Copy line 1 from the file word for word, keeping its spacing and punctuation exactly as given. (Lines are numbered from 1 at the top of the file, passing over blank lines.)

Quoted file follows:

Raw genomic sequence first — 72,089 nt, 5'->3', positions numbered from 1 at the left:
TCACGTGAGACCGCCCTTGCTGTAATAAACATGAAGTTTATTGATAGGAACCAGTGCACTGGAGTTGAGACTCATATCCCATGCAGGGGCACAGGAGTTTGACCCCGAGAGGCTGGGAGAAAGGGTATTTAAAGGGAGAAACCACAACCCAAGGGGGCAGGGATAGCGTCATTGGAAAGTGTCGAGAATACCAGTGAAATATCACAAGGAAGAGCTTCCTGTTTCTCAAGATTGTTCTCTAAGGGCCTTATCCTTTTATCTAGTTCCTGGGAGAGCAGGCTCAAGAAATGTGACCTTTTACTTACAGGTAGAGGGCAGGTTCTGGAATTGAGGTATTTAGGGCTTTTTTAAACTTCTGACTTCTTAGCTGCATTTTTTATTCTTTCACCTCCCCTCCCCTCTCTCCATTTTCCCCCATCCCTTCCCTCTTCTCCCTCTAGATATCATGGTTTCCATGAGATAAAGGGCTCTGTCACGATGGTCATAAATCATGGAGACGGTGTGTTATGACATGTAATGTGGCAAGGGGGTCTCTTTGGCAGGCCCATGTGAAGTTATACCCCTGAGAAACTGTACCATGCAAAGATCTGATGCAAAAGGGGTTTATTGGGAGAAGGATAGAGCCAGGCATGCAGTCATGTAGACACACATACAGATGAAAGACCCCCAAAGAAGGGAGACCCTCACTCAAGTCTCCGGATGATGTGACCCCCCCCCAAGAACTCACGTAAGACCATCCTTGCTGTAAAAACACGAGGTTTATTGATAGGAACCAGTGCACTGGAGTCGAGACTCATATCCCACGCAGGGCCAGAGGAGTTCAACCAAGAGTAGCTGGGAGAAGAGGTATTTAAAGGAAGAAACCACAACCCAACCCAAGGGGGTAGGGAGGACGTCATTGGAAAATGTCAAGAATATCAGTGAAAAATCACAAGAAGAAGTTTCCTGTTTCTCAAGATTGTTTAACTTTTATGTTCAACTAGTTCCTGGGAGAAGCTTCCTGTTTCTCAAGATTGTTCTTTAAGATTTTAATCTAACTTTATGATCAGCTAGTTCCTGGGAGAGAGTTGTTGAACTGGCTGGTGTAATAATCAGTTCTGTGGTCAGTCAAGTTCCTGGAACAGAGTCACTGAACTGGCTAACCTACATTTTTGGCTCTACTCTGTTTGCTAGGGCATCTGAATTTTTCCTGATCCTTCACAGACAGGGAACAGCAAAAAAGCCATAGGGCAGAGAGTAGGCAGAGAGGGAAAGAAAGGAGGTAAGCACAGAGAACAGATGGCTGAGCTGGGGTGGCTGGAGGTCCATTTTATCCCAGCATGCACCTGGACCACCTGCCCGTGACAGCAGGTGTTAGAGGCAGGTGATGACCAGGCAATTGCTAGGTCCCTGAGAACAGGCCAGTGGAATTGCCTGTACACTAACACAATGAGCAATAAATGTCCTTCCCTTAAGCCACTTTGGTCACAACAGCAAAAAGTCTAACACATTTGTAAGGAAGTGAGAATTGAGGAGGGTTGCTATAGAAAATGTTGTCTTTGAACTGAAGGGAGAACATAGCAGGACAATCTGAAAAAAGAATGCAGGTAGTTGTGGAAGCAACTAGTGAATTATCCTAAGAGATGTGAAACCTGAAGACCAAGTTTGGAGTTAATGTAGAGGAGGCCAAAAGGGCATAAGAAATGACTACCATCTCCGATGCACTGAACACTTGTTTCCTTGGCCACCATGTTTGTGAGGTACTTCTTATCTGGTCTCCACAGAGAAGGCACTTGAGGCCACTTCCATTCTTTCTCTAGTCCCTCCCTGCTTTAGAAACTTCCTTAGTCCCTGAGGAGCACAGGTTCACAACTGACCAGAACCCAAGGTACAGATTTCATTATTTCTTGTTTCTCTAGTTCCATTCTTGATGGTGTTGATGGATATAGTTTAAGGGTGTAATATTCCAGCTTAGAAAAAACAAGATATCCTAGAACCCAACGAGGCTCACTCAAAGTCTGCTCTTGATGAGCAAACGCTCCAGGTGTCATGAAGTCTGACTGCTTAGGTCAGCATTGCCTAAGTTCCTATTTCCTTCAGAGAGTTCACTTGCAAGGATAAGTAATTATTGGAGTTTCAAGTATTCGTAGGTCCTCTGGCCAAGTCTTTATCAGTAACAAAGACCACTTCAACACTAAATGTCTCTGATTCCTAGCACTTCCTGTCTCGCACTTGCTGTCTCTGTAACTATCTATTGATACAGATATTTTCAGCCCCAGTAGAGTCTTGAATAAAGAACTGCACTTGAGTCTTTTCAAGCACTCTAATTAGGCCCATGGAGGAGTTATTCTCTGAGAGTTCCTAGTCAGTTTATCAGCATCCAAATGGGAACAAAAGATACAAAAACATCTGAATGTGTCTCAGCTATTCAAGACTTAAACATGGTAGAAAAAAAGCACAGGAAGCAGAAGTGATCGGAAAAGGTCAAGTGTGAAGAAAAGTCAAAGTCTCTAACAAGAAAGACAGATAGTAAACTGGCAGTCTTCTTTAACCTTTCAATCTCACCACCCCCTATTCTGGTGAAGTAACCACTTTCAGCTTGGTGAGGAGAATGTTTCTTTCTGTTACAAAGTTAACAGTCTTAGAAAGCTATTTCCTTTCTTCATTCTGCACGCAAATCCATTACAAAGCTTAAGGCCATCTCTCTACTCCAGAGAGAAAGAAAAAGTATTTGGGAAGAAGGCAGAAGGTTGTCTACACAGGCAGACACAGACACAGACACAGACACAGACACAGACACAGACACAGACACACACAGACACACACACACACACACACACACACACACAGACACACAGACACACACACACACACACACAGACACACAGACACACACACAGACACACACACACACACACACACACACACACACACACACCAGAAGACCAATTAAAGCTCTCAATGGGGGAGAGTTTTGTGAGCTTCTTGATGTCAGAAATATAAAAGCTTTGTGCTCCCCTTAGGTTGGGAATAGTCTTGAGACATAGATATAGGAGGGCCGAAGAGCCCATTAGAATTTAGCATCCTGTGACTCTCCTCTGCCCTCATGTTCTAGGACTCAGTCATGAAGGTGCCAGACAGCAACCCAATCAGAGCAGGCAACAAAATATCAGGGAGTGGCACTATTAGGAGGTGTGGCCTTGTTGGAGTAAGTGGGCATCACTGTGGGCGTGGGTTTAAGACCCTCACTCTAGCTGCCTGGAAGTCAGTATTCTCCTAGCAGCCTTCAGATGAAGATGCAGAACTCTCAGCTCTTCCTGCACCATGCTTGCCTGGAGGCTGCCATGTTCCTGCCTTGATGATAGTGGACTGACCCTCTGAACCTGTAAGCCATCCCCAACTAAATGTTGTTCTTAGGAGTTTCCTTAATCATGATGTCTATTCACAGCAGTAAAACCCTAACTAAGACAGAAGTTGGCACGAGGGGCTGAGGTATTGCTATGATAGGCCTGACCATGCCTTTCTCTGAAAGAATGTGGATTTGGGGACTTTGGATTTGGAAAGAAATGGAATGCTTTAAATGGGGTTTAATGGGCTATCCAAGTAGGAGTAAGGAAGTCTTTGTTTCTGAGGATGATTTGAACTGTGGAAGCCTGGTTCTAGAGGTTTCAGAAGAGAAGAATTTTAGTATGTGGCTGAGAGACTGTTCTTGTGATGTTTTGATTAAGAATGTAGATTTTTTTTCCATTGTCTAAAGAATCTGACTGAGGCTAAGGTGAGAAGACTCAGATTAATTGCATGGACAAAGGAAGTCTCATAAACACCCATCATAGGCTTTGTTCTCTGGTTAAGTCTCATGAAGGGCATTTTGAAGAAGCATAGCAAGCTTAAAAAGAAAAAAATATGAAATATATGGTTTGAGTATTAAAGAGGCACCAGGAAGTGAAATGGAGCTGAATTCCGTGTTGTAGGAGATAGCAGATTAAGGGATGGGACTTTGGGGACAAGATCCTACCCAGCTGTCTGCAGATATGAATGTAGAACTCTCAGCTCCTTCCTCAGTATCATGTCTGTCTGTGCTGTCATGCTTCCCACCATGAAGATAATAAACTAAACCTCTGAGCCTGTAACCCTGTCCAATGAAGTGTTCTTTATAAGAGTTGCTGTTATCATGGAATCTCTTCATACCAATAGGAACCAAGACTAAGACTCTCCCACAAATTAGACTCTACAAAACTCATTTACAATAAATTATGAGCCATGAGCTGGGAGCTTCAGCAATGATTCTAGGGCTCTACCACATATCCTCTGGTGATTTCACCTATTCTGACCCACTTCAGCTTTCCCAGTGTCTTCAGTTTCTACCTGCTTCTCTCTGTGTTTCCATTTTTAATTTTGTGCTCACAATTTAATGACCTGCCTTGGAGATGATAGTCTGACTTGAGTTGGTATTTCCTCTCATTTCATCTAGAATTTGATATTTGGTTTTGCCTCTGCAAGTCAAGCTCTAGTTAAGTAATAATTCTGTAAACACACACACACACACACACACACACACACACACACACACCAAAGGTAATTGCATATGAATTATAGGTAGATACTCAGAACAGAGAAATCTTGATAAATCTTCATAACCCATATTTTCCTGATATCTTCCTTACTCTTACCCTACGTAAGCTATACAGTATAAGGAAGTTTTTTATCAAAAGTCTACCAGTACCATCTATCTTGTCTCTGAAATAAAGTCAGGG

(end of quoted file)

Raw genomic sequence first — 72,089 nt, 5'->3', positions numbered from 1 at the left: